Hubble Photographs Mystery Object in Centaurus Constellation

"I have used the Hubble quite extensively to look at many dying stars and we've seen many mysterious and beautiful shapes and structures, but we've never seen such a jet-like structure."

- Raghvendra Sahai, Ph.D., Astrophysicist, Jet Propulsion Lab

In the top Hubble photo, the longest, nearly horizontal, jets of hot gas pulse outward from both sides of a mysterious object called He2-90. (The x-shaped streaks are reflections in the telescope). In the bottom Hubble photo, enhancement of the mysterious bright object is bisected by a large, vertical disk of gas and dust. Photographs in August 2000 courtesy NASA.
In the top Hubble photo, the longest, nearly horizontal, jets of hot gas pulse outward from both sides of a mysterious object called He2-90. (The x-shaped streaks are reflections in the telescope). In the bottom Hubble photo, enhancement of the mysterious bright object is bisected by a large, vertical disk of gas and dust. Photographs in August 2000 courtesy NASA.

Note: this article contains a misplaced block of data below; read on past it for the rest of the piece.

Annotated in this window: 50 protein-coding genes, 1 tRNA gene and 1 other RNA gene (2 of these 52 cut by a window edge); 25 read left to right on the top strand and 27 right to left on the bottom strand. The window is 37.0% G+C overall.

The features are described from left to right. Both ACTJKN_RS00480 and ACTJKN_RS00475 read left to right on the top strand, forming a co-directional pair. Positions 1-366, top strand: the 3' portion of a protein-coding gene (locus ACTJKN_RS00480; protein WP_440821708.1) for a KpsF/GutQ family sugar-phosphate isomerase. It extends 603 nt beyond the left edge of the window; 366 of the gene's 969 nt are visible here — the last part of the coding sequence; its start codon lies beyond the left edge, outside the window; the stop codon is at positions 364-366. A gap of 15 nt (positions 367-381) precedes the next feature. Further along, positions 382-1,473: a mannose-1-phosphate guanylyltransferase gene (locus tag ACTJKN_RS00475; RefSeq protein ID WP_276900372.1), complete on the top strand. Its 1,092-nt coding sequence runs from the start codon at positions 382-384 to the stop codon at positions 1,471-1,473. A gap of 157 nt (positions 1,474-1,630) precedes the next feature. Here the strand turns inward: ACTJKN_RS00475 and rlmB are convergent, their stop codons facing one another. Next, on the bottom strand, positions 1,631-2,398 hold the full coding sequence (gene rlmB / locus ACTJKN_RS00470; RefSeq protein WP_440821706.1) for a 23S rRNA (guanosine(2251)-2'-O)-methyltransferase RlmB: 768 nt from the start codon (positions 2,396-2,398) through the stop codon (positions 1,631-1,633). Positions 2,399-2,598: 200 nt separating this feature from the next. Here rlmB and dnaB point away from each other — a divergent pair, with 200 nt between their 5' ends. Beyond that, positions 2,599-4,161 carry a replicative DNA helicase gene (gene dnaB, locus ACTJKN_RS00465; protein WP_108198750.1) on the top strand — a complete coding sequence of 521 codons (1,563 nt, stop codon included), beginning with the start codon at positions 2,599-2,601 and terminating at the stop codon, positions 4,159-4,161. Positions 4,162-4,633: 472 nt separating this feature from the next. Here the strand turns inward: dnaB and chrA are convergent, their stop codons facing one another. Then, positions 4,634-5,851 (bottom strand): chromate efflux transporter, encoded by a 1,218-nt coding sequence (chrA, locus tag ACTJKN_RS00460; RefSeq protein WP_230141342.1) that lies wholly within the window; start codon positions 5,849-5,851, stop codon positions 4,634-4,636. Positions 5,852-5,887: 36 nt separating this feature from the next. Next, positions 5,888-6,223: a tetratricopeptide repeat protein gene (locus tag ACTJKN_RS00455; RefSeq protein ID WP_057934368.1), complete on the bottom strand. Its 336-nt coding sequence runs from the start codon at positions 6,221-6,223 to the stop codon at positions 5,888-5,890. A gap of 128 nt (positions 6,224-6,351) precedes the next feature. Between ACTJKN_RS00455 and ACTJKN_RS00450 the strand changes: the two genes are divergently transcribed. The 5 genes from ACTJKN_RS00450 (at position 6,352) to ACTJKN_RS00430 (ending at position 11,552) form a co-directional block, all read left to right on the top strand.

September 6, 2000  Pasadena, California - At the Jet Propulsion Laboratory in Pasadena, astrophysicists are puzzled by a bright object about 8,000 light years from earth in the constellation Centaurus. It is giving off large jet pulses that are more typical of star births. But there is also an accretion disk of gas and dust often associated with a dying star. The paradox of birth and death characteristics is forcing a re-evaluation of what has been considered a planetary nebula since the 1990s.

 

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